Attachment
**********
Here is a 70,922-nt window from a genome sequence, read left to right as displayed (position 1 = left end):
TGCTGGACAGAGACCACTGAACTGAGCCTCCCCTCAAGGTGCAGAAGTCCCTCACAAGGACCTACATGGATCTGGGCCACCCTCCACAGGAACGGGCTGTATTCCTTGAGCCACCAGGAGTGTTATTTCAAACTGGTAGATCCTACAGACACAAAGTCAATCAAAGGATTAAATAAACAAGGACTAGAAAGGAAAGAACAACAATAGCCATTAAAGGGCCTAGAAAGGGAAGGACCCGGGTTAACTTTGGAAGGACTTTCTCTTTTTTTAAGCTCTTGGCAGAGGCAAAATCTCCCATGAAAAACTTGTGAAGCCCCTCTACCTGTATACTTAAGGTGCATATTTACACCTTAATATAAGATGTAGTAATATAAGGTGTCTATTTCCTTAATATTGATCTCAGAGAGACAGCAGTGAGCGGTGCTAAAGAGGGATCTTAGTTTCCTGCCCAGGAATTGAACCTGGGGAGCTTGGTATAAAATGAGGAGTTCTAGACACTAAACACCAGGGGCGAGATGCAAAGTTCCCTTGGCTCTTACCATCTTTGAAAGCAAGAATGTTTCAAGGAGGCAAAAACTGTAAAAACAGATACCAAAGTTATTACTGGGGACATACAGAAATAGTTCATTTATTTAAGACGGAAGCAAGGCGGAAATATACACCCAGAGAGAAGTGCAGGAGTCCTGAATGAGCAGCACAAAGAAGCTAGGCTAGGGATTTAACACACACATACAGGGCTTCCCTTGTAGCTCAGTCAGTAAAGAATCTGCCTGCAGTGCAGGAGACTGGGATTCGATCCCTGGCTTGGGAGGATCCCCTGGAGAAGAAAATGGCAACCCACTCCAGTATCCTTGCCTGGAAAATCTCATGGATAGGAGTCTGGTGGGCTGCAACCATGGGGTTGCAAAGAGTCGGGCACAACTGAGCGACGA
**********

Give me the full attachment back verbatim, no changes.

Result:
Here is a 70,922-nt window from a genome sequence, read left to right as displayed (position 1 = left end):
TGCTGGACAGAGACCACTGAACTGAGCCTCCCCTCAAGGTGCAGAAGTCCCTCACAAGGACCTACATGGATCTGGGCCACCCTCCACAGGAACGGGCTGTATTCCTTGAGCCACCAGGAGTGTTATTTCAAACTGGTAGATCCTACAGACACAAAGTCAATCAAAGGATTAAATAAACAAGGACTAGAAAGGAAAGAACAACAATAGCCATTAAAGGGCCTAGAAAGGGAAGGACCCGGGTTAACTTTGGAAGGACTTTCTCTTTTTTTAAGCTCTTGGCAGAGGCAAAATCTCCCATGAAAAACTTGTGAAGCCCCTCTACCTGTATACTTAAGGTGCATATTTACACCTTAATATAAGATGTAGTAATATAAGGTGTCTATTTCCTTAATATTGATCTCAGAGAGACAGCAGTGAGCGGTGCTAAAGAGGGATCTTAGTTTCCTGCCCAGGAATTGAACCTGGGGAGCTTGGTATAAAATGAGGAGTTCTAGACACTAAACACCAGGGGCGAGATGCAAAGTTCCCTTGGCTCTTACCATCTTTGAAAGCAAGAATGTTTCAAGGAGGCAAAAACTGTAAAAACAGATACCAAAGTTATTACTGGGGACATACAGAAATAGTTCATTTATTTAAGACGGAAGCAAGGCGGAAATATACACCCAGAGAGAAGTGCAGGAGTCCTGAATGAGCAGCACAAAGAAGCTAGGCTAGGGATTTAACACACACATACAGGGCTTCCCTTGTAGCTCAGTCAGTAAAGAATCTGCCTGCAGTGCAGGAGACTGGGATTCGATCCCTGGCTTGGGAGGATCCCCTGGAGAAGAAAATGGCAACCCACTCCAGTATCCTTGCCTGGAAAATCTCATGGATAGGAGTCTGGTGGGCTGCAACCATGGGGTTGCAAAGAGTCGGGCACAACTGAGCGACGA